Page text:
Oxide Glass Fiber Optimized for Short Pulse IR Lasers
Small Business Information
Infrared Fiber Systems, Inc., 2301-A Broadbirch Dr, Silver Spring, MD, 20904
AbstractDESCRIPTION (provided by applicant): There is a clinical need for optimized fiber transmission of short pulse mid-IR laser radiation for surgical applications. Large potential markets such as skin resurfacing, dentistry, and ophthalmology utilize the Er:YSGG (2.79 mu/m) and Er:YAG (2.94 mu/m) lasers for therapeutic procedures. These lasers are capable of efficiently and precisely ablating both hard and soft tissues while avoiding the peripheral thermal damage and necrosis observed at other wavelengths. During Phase I, we developed an improved germanium fiber for short pulse and high power delivery by removal of bubbles, striation, and particles from the glass and began the development of a biocompatible fiber. Fiber transmission and fiber damage thresholds were determined at both short (500-ns) and long (8-300 us) pulse lengths, and laser parameters were optimized for efficient soft tissue ablation. Hybrid fibers consisting of silica and sapphire tips attached to a trunk fiber were developed to prevent damage of the fiber during contact tissue ablation, and tested for high power laser transmission. Phase II work will consist of six specific aims: (1) Improvement of the power handling and yield of germanium fibers by reducing remaining glass defects and improved fiber tip polishing. (2) Development of high performance and reliable germanium fibers from compositions that are biocompatible and pass the MEM cytotoxicity and intracutaneous injection tests, and study methods of fiber sterilizaton, such as autoclave and EtO. (3) Development of specialized fiber probe tip designs consisting of hybrid germanium/silica fibers, end caps, micro-lenses, side-firing fibers, and sculpted fiber tips, for flexible delivery of radiation during custom surgical procedures involving contact and non-contact laser tissue ablation. (4) Improvement of the Erbium laser spatial and temporal beam profile to provide higher fiber damage thresholds at the input/output ends of the fiber. (5) Q-switched ErYSGG transmission through fibers and specialty tips with measurement of the tissue ablation rates and quantification of the peripheral thermal and mechanical side effects. (6) Ablation of hard cataracts and precise incision of other, soft ophthalmic tissues for potential clinical applications using fiber delivery of short-pulse Er:YAG energy.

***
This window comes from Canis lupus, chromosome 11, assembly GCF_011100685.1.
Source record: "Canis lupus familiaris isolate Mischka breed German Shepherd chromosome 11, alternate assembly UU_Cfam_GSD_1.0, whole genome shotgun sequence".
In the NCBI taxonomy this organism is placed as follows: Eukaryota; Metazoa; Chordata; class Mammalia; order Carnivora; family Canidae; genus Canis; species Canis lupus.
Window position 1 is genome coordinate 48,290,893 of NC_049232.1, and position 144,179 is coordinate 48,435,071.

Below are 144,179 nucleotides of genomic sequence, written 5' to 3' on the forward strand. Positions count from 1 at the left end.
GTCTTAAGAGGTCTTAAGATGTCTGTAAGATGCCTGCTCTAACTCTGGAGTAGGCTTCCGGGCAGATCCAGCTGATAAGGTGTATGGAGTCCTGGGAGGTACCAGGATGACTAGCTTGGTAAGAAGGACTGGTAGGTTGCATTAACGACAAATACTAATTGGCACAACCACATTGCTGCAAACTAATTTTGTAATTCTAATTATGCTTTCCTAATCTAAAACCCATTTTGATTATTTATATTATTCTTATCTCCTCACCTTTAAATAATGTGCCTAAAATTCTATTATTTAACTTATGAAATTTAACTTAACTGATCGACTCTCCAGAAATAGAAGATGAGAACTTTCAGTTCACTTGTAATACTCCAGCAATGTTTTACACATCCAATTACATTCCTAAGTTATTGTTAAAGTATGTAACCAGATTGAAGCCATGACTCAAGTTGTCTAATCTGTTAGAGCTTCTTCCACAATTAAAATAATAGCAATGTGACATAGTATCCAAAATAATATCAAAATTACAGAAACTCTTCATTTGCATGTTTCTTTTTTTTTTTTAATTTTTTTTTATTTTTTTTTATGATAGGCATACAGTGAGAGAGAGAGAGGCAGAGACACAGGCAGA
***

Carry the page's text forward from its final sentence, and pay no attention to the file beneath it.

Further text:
* information listed above is at the time of submission.